What a remarkable collection of ideas ( good, bad, merely interesting ) and technologies one can discover meandering through the numerous environmental blogs and websites.
At Ohio State University researchers have been experimenting with farm waste, attempting to develop fuel cells that can generate electricity from a chemical reaction. One researcher suggested the "hope" that farmers some day might be able to use the manure to ultimately generate sufficient power to run their business.
A few days ago I learned of a company ( www.chocolatebar.com ) that makes chocolate products; ten percent of the company's profits is donated to support the protection of endangered species. Anyone interested in how to choose the "right" chocolate, by avoiding those firms that harm tropical ecosystems, might check out Rainforest Relief at www.rainforestrelief.org/
Yes, there are numerous individuals, companies, and organizations throughout the world doing innovative things, and conceiving of what has not been considered before--and they deserve our support. But bear in mind....
More than one-quarter of the world's population ( 1.6 billion ) do not have electricity in their homes or a continuing source of safe drinking water. At least another one or two billion people are in debilitating poverty and have virtually no options at the present time. This means that approximately one-half of the human population on planet Earth is living a life of quiet desperation. But quiet for how long?
Now consider the approximately one-half billion people ( conservatively ) right now that want exactly what the middle and upper classes have in Europe, Japan, and North America. Think of all those ambitious young Indians, in all those call centers, spreading throughout all of India, wanting all the "stuff." And what about all those hard-driving, growing middle class folks in China? They want stuff too. Who wants to go to a friend's house on a bicycle when you can afford to ride in your own automobile. Shall we in Japan, Europe, and the United States tell them that all the stuff is really not what they ought to be striving for? Because some of those bits and pieces--at least for a while--will be electricity, fresh water, decent health care, education ... and choice.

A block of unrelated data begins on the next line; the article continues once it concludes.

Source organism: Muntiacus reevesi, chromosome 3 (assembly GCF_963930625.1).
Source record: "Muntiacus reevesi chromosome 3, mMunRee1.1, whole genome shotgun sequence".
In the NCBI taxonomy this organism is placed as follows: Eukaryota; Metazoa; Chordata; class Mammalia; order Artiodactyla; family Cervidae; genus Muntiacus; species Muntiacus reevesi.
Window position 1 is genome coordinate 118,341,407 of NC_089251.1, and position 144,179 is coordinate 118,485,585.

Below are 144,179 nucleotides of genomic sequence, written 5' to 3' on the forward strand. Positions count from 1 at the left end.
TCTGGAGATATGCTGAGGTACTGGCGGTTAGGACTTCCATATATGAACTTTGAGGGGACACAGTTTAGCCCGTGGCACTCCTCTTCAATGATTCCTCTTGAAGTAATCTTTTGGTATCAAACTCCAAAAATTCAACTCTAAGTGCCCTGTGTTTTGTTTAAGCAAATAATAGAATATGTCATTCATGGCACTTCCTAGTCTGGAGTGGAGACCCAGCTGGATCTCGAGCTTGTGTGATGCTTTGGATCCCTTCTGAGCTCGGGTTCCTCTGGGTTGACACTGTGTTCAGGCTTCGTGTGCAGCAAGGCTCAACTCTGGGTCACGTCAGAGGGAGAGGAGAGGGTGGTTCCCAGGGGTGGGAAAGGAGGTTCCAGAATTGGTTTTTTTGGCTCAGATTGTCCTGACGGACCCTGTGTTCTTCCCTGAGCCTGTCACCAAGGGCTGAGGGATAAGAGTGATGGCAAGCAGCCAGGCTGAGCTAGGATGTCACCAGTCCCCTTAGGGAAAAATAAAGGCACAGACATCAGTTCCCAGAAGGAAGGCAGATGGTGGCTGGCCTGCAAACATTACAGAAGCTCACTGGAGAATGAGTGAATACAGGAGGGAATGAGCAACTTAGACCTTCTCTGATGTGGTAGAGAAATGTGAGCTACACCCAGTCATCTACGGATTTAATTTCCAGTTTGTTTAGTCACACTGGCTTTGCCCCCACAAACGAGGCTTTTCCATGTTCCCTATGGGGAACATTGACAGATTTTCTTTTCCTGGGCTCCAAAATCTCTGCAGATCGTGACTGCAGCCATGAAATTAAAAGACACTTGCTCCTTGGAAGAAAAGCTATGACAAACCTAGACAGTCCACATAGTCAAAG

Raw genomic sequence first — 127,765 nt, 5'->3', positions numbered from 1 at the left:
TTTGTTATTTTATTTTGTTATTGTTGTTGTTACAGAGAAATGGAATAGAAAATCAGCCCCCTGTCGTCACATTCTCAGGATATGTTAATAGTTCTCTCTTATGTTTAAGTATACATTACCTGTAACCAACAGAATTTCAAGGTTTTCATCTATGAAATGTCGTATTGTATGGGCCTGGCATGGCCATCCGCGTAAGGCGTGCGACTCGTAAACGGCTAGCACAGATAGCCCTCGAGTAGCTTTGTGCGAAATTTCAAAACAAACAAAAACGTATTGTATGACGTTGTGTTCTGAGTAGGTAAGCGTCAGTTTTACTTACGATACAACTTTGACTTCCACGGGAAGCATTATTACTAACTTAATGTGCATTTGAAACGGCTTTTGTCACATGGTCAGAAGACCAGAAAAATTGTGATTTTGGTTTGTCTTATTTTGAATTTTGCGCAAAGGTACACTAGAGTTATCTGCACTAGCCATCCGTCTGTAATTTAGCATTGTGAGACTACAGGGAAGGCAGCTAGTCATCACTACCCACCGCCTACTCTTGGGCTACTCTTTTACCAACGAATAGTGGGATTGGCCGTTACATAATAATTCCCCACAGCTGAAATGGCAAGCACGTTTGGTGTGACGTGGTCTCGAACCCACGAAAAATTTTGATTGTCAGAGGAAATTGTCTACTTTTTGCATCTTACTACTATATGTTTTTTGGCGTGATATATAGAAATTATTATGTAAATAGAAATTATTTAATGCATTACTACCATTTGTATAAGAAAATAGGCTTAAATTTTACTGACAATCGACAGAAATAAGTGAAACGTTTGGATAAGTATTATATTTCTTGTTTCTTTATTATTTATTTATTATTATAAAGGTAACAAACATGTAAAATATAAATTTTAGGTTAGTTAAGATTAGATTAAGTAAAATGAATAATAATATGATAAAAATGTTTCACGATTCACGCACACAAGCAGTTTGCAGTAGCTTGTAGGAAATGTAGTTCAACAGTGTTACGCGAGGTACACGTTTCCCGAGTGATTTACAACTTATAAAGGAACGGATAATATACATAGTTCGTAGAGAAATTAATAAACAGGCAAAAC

The World Bank recently proposed a "new" accounting method that takes in natural and human wealth. It seems to me I heard this idea expressed more than ten years ago by an economist specializing in environmental economics. But better late than never. The report stated that governments need to consider, along with GDP and other traditional factors, such things as resource depletion and population growth to develop a "more complete vision" of a country's wealth. In other words environmental costs need to be considered.
Wangari Maathai from Kenya and the 2004 Nobel peace laureate said, "It is a pity the most important ministries are the foreign ministry and the defense ministry, yet the new enemy is the destruction of our environment."
Peter Seligmann head of Conservation International said, "Why do we have to go through the intellectual exercise of explaining why we need to protect the only place we can live on?" Why indeed?
Yesterday morning I discovered a small possum curled up asleep in my recycle bin on the back porch. He was lying between a plastic water bottle and a tin can. I returned back inside the house, closing the door as quietly as possible. Giving up is not an option I can contemplate.